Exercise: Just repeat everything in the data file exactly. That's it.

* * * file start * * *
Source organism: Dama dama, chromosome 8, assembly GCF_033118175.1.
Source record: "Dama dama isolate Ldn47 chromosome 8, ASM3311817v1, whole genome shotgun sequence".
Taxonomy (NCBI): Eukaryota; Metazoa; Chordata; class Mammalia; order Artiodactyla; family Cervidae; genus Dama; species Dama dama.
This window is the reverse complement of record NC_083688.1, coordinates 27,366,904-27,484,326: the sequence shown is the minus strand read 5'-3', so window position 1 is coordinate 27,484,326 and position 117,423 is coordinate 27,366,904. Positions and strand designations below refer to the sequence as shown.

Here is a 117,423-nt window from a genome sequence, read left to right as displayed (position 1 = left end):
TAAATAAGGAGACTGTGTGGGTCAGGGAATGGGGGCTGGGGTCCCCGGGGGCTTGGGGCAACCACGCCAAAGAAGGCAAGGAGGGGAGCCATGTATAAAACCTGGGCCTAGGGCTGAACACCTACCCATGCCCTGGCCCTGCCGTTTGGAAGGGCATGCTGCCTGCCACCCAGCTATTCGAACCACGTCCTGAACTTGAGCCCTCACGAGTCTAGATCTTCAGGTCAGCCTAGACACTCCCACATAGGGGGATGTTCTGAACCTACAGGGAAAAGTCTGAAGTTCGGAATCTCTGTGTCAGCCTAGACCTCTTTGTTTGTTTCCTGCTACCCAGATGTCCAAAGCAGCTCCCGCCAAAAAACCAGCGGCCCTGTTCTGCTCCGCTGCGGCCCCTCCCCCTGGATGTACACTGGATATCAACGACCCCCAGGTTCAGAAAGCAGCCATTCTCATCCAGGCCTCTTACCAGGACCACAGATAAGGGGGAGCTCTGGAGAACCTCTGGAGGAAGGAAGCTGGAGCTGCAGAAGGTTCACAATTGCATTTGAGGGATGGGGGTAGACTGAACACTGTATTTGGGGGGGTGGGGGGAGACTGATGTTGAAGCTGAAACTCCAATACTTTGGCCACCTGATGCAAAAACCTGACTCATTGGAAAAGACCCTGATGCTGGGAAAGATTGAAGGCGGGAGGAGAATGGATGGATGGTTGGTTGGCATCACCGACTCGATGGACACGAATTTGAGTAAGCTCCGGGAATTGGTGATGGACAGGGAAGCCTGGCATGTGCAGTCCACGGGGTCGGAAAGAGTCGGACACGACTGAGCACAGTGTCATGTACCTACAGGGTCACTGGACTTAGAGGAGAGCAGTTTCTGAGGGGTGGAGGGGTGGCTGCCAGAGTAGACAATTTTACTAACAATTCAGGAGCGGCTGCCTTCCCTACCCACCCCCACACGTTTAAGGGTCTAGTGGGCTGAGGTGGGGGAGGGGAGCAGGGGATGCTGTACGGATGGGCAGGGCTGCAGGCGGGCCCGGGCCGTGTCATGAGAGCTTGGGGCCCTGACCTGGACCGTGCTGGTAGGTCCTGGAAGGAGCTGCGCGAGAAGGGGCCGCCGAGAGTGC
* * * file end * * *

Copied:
Source organism: Dama dama, chromosome 8, assembly GCF_033118175.1.
Source record: "Dama dama isolate Ldn47 chromosome 8, ASM3311817v1, whole genome shotgun sequence".
Taxonomy (NCBI): Eukaryota; Metazoa; Chordata; class Mammalia; order Artiodactyla; family Cervidae; genus Dama; species Dama dama.
This window is the reverse complement of record NC_083688.1, coordinates 27,366,904-27,484,326: the sequence shown is the minus strand read 5'-3', so window position 1 is coordinate 27,484,326 and position 117,423 is coordinate 27,366,904. Positions and strand designations below refer to the sequence as shown.

Here is a 117,423-nt window from a genome sequence, read left to right as displayed (position 1 = left end):
TAAATAAGGAGACTGTGTGGGTCAGGGAATGGGGGCTGGGGTCCCCGGGGGCTTGGGGCAACCACGCCAAAGAAGGCAAGGAGGGGAGCCATGTATAAAACCTGGGCCTAGGGCTGAACACCTACCCATGCCCTGGCCCTGCCGTTTGGAAGGGCATGCTGCCTGCCACCCAGCTATTCGAACCACGTCCTGAACTTGAGCCCTCACGAGTCTAGATCTTCAGGTCAGCCTAGACACTCCCACATAGGGGGATGTTCTGAACCTACAGGGAAAAGTCTGAAGTTCGGAATCTCTGTGTCAGCCTAGACCTCTTTGTTTGTTTCCTGCTACCCAGATGTCCAAAGCAGCTCCCGCCAAAAAACCAGCGGCCCTGTTCTGCTCCGCTGCGGCCCCTCCCCCTGGATGTACACTGGATATCAACGACCCCCAGGTTCAGAAAGCAGCCATTCTCATCCAGGCCTCTTACCAGGACCACAGATAAGGGGGAGCTCTGGAGAACCTCTGGAGGAAGGAAGCTGGAGCTGCAGAAGGTTCACAATTGCATTTGAGGGATGGGGGTAGACTGAACACTGTATTTGGGGGGGTGGGGGGAGACTGATGTTGAAGCTGAAACTCCAATACTTTGGCCACCTGATGCAAAAACCTGACTCATTGGAAAAGACCCTGATGCTGGGAAAGATTGAAGGCGGGAGGAGAATGGATGGATGGTTGGTTGGCATCACCGACTCGATGGACACGAATTTGAGTAAGCTCCGGGAATTGGTGATGGACAGGGAAGCCTGGCATGTGCAGTCCACGGGGTCGGAAAGAGTCGGACACGACTGAGCACAGTGTCATGTACCTACAGGGTCACTGGACTTAGAGGAGAGCAGTTTCTGAGGGGTGGAGGGGTGGCTGCCAGAGTAGACAATTTTACTAACAATTCAGGAGCGGCTGCCTTCCCTACCCACCCCCACACGTTTAAGGGTCTAGTGGGCTGAGGTGGGGGAGGGGAGCAGGGGATGCTGTACGGATGGGCAGGGCTGCAGGCGGGCCCGGGCCGTGTCATGAGAGCTTGGGGCCCTGACCTGGACCGTGCTGGTAGGTCCTGGAAGGAGCTGCGCGAGAAGGGGCCGCCGAGAGTGC